George Steinbrenner was born in July 1930 in Ohio. At fourteen years old, he was sent by his father to military school. He was groomed to inherit his father’s Great Lakes shipping company.

In late 1972, he got investors together to buy the New York Yankees baseball team from the media network CBS. His financial interest was the largest, however, so he was the face of the team. After the 1974 baseball season, he was indicted for committing felonies by making illegal, individual and corporate political contributions to the former late president Nixon’s reelection campaign. He never spent a day in jail, but was fined. The then-commissioner of Major League Baseball (MLB) Bowie Kuhn was out to get him for other reasons, though.

Nevertheless, in 1977, after just five years of ownership, Steinbrenner’s Yankees won the World Series, “… in spite of clubhouse dissension, a crazy manager [Billy Martin] and an even crazier owner.” This was due to overwhelming hitting talent. That is the most crucial skill required for a winning baseball team. The reason is– there is limited opportunity to score, unlike with all other major professional American sports (football, basketball, hockey and soccer). In baseball, a team must get its players on the bases and run around those bases in order to win the game. In all the other games, when there is a turnover, any player from the team on defense, can score on the spot.

Aspects of Steinbrenner’s character rubbed people the wrong way. His frequent dishonesty, temper tantrums, impulsive decision-making, micro-management, and excessive spending to recruit players for the Yankees caused emotional burnout and sky-high turnover among his employees. Even so, starting in 1976, there was a major change in the legal rights of Major League players– called free agency– that prompted the average player’s 1975 salary of $44,676 to rise by 1980 to $143,756. Steinbrenner was willing to pay top dollar for the players perceived to be the absolute best prospects for his Yankees, and also for his top executive team.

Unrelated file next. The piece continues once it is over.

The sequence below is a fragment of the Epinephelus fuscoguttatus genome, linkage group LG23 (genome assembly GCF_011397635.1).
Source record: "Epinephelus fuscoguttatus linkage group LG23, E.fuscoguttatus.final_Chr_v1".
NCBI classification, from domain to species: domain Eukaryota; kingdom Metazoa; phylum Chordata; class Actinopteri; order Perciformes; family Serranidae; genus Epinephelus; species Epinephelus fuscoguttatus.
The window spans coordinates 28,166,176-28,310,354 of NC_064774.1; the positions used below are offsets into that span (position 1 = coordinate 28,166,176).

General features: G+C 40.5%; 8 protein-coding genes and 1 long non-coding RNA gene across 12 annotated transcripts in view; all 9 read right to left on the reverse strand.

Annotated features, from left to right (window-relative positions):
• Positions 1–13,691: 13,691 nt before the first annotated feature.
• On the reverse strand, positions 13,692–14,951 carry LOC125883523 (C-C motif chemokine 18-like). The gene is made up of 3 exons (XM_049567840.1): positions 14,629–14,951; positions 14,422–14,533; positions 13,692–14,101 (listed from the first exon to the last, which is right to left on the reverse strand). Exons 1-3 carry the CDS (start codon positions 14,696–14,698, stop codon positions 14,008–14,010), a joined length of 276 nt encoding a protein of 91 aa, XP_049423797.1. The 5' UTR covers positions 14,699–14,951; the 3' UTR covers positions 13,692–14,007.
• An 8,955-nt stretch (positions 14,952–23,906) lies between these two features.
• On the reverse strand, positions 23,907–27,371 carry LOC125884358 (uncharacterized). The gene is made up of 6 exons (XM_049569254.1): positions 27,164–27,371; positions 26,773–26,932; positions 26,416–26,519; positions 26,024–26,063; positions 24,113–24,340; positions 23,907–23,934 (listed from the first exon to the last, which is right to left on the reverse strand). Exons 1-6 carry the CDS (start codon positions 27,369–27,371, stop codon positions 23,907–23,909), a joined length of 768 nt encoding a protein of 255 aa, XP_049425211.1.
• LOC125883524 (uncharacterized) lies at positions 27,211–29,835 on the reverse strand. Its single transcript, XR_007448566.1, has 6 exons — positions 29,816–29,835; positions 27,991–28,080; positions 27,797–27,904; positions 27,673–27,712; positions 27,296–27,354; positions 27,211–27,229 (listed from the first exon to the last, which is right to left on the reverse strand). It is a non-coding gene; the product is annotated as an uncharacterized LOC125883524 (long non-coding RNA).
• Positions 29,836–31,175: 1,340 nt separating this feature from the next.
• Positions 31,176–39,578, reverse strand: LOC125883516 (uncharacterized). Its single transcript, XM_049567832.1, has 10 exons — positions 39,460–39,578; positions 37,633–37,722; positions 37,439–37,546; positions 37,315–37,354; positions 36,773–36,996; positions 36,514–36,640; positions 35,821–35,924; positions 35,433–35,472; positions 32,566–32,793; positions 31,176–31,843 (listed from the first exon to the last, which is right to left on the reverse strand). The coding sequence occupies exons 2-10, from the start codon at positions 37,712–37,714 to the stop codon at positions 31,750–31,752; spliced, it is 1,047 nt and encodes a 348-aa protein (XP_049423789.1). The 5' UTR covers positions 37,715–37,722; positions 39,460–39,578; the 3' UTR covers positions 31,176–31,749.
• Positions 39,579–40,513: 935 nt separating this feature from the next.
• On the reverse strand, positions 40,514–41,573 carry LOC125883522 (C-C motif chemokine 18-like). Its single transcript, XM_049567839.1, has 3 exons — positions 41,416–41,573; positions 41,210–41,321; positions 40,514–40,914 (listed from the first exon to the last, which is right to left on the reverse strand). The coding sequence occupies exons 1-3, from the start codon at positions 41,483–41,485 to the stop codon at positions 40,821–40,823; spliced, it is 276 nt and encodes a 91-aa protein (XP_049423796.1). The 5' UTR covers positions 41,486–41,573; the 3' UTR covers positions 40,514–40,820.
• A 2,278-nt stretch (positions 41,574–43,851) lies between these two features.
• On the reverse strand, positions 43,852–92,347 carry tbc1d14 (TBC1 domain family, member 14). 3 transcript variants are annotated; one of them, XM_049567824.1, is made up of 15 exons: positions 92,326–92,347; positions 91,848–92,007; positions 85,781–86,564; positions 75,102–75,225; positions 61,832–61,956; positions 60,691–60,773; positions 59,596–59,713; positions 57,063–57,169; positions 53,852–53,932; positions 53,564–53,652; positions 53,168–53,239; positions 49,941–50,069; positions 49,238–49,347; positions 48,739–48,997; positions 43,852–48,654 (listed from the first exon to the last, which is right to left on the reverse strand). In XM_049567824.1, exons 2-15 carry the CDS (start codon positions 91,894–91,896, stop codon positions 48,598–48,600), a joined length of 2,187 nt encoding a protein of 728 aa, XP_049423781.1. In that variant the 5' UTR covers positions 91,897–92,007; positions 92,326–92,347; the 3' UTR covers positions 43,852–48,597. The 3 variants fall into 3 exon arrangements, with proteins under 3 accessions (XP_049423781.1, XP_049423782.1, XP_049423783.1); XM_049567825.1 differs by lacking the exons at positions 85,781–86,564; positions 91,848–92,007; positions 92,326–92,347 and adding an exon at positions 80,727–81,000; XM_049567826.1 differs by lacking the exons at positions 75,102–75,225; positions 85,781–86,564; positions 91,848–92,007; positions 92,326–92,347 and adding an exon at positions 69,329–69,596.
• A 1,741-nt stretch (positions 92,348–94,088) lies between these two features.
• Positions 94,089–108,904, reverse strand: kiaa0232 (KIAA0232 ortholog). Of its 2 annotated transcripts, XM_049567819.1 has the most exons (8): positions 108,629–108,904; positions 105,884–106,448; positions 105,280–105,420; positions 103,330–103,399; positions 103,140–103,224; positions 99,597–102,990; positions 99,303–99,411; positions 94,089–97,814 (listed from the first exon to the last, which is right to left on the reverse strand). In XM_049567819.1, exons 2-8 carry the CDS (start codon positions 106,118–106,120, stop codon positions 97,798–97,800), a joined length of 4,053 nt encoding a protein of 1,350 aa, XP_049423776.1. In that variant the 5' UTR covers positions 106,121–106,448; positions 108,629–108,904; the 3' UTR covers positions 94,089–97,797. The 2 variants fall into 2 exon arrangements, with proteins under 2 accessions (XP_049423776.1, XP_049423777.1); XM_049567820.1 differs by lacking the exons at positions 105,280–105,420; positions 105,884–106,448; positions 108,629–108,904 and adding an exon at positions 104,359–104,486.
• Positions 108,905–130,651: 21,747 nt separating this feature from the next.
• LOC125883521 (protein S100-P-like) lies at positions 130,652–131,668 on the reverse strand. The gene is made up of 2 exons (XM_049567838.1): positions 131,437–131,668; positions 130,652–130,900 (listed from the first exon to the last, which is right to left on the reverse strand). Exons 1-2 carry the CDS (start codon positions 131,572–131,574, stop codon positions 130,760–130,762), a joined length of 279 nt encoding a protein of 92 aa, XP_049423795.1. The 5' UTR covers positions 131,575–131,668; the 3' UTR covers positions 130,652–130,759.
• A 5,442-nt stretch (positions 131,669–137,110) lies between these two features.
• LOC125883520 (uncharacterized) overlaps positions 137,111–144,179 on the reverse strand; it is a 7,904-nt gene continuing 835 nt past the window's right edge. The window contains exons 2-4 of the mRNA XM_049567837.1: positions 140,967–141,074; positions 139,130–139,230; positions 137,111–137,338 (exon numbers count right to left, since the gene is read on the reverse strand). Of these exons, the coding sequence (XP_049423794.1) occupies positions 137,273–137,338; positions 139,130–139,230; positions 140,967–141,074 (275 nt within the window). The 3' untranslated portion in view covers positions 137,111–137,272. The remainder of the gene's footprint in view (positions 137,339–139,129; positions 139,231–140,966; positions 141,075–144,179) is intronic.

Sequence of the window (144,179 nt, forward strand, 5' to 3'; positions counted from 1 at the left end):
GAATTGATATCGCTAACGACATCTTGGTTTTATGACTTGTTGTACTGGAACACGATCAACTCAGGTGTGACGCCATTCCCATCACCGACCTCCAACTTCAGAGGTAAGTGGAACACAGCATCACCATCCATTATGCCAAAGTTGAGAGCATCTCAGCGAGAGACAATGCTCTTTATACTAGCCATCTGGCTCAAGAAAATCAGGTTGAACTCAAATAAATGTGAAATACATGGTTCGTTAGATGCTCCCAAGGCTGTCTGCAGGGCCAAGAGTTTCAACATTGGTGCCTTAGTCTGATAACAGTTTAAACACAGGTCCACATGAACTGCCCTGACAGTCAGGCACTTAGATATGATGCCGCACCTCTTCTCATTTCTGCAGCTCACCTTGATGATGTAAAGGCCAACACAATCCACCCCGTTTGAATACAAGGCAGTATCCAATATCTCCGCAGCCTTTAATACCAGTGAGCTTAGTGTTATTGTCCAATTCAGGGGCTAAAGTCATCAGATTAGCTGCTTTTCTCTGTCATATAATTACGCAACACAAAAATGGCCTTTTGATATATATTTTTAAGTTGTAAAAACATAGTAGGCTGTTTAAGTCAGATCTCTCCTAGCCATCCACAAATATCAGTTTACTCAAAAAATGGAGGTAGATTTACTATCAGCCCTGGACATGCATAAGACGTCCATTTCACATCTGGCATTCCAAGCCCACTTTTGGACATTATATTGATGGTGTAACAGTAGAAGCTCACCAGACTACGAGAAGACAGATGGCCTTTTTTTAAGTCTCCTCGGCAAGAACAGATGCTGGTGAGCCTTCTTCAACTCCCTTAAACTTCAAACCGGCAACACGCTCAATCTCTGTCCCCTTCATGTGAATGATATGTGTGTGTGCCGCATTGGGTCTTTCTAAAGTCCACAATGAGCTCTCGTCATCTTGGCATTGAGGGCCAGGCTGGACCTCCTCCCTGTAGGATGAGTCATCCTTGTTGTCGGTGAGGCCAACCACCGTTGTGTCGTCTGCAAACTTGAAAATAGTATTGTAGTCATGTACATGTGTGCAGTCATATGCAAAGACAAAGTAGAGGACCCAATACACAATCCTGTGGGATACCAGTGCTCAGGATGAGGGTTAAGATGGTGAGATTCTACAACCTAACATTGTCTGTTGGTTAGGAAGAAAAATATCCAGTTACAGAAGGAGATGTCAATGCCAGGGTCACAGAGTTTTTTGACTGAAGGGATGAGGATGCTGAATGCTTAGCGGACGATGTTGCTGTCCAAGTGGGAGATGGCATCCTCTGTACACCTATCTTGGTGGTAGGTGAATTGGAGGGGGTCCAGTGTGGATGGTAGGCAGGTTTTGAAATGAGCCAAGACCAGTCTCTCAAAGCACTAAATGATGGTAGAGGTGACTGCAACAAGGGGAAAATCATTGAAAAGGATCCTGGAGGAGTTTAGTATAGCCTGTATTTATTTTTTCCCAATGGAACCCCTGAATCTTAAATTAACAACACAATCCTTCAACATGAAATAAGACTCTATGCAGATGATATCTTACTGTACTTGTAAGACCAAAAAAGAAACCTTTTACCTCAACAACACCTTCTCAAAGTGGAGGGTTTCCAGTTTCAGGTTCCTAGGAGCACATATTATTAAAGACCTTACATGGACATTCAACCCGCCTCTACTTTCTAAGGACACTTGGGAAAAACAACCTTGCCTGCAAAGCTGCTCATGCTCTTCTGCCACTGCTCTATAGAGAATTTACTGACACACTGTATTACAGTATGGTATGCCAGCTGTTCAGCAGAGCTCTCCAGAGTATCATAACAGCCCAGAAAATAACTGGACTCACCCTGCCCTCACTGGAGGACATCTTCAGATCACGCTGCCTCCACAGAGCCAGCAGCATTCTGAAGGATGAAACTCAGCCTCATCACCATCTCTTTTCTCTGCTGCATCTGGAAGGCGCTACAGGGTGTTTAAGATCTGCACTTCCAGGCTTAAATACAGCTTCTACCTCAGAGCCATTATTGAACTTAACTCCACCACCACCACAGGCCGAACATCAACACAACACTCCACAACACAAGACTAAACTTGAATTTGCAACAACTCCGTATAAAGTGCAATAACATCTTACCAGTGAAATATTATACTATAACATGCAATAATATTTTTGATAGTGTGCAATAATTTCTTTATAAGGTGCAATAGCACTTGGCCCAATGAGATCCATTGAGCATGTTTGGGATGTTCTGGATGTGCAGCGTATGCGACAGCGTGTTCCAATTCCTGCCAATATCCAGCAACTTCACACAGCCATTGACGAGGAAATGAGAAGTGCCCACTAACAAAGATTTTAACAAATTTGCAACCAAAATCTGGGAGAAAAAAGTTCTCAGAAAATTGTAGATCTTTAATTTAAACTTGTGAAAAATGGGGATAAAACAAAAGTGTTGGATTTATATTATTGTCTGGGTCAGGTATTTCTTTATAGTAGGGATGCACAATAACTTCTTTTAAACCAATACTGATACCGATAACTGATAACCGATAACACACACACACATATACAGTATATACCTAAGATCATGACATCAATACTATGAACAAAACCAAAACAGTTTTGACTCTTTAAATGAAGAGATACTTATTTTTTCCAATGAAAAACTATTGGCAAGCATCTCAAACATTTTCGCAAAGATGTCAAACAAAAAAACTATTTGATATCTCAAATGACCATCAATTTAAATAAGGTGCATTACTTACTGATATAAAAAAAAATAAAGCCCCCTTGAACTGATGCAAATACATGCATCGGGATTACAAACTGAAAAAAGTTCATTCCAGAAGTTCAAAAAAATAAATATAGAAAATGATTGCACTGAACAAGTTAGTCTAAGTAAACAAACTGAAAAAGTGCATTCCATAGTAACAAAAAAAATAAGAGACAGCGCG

In 2004, the Yankees’ payroll was $185 million. Beginning in 2005, Joe Torre became the then-highest paid MLB manager, with a $19.2 million, 3-year contract. The following year, Brian Cashman became the then-highest paid general manager with a $4.4 million, 3-year contract.

Read the book to learn much more about Steinbrenner’s career as a professional baseball-team owner, and the constantly changing cast of characters who helped him navigate the Yankees’ ups and downs.

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World Class

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The Book of the Week is “World Class, One Mother’s Journey Halfway Around the Globe in Search of the Best Education for Her Children” by Teru Clavel, published in 2019.

Born in the early 1960’s, the author had very different educational experiences from that of her children. She spent her early childhood years in Greenwich, Connecticut; middle years in New York City, and teens in Westchester county, New York. She, her husband and their three children spent a decade in Asia, and moved back to the United States in 2016.

They began their stay in Hong Kong in the expat community, but the author wanted her children to see how the natives actually lived and learned. The rat race among the super-rich elitists had become tiresome. So in Hong Kong and later in Shanghai, she found a preschool and elementary school that were right for her then-two children. Even so, most local Asian schools demanded discipline and rigorous academics that were standardized nationwide.